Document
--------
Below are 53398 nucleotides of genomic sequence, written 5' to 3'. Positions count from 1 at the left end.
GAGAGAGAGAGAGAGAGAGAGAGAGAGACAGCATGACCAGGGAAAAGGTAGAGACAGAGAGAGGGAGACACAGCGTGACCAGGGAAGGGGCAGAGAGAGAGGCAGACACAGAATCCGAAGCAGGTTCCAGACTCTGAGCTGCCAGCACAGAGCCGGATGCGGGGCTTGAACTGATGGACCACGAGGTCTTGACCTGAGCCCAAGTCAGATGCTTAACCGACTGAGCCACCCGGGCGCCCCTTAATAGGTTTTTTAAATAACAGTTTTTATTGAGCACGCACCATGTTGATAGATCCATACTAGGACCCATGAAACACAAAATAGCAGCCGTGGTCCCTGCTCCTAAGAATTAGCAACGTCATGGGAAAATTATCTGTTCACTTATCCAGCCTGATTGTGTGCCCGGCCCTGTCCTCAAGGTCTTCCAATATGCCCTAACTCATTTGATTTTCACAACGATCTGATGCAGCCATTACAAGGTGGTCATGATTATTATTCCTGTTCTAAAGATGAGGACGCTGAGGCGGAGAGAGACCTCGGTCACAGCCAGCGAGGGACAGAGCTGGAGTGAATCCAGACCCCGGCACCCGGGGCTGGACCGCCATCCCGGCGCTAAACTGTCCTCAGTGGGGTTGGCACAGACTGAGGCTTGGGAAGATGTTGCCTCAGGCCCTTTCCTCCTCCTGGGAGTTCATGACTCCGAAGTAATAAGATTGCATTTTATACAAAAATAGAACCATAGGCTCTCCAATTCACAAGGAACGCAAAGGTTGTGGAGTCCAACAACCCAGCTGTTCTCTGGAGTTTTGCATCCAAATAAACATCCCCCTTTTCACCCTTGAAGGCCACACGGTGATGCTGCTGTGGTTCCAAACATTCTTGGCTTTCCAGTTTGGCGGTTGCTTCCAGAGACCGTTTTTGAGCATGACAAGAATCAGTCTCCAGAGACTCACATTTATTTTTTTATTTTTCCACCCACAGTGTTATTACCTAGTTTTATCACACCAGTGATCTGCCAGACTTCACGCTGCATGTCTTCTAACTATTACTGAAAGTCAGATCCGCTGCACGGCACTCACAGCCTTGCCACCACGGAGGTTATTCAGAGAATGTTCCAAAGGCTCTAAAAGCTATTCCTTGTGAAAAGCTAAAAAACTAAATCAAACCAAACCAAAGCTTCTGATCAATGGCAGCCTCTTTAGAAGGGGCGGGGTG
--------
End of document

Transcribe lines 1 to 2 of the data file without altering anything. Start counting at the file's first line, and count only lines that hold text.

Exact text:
Below are 53398 nucleotides of genomic sequence, written 5' to 3'. Positions count from 1 at the left end.
GAGAGAGAGAGAGAGAGAGAGAGAGAGACAGCATGACCAGGGAAAAGGTAGAGACAGAGAGAGGGAGACACAGCGTGACCAGGGAAGGGGCAGAGAGAGAGGCAGACACAGAATCCGAAGCAGGTTCCAGACTCTGAGCTGCCAGCACAGAGCCGGATGCGGGGCTTGAACTGATGGACCACGAGGTCTTGACCTGAGCCCAAGTCAGATGCTTAACCGACTGAGCCACCCGGGCGCCCCTTAATAGGTTTTTTAAATAACAGTTTTTATTGAGCACGCACCATGTTGATAGATCCATACTAGGACCCATGAAACACAAAATAGCAGCCGTGGTCCCTGCTCCTAAGAATTAGCAACGTCATGGGAAAATTATCTGTTCACTTATCCAGCCTGATTGTGTGCCCGGCCCTGTCCTCAAGGTCTTCCAATATGCCCTAACTCATTTGATTTTCACAACGATCTGATGCAGCCATTACAAGGTGGTCATGATTATTATTCCTGTTCTAAAGATGAGGACGCTGAGGCGGAGAGAGACCTCGGTCACAGCCAGCGAGGGACAGAGCTGGAGTGAATCCAGACCCCGGCACCCGGGGCTGGACCGCCATCCCGGCGCTAAACTGTCCTCAGTGGGGTTGGCACAGACTGAGGCTTGGGAAGATGTTGCCTCAGGCCCTTTCCTCCTCCTGGGAGTTCATGACTCCGAAGTAATAAGATTGCATTTTATACAAAAATAGAACCATAGGCTCTCCAATTCACAAGGAACGCAAAGGTTGTGGAGTCCAACAACCCAGCTGTTCTCTGGAGTTTTGCATCCAAATAAACATCCCCCTTTTCACCCTTGAAGGCCACACGGTGATGCTGCTGTGGTTCCAAACATTCTTGGCTTTCCAGTTTGGCGGTTGCTTCCAGAGACCGTTTTTGAGCATGACAAGAATCAGTCTCCAGAGACTCACATTTATTTTTTTATTTTTCCACCCACAGTGTTATTACCTAGTTTTATCACACCAGTGATCTGCCAGACTTCACGCTGCATGTCTTCTAACTATTACTGAAAGTCAGATCCGCTGCACGGCACTCACAGCCTTGCCACCACGGAGGTTATTCAGAGAATGTTCCAAAGGCTCTAAAAGCTATTCCTTGTGAAAAGCTAAAAAACTAAATCAAACCAAACCAAAGCTTCTGATCAATGGCAGCCTCTTTAGAAGGGGCGGGGTG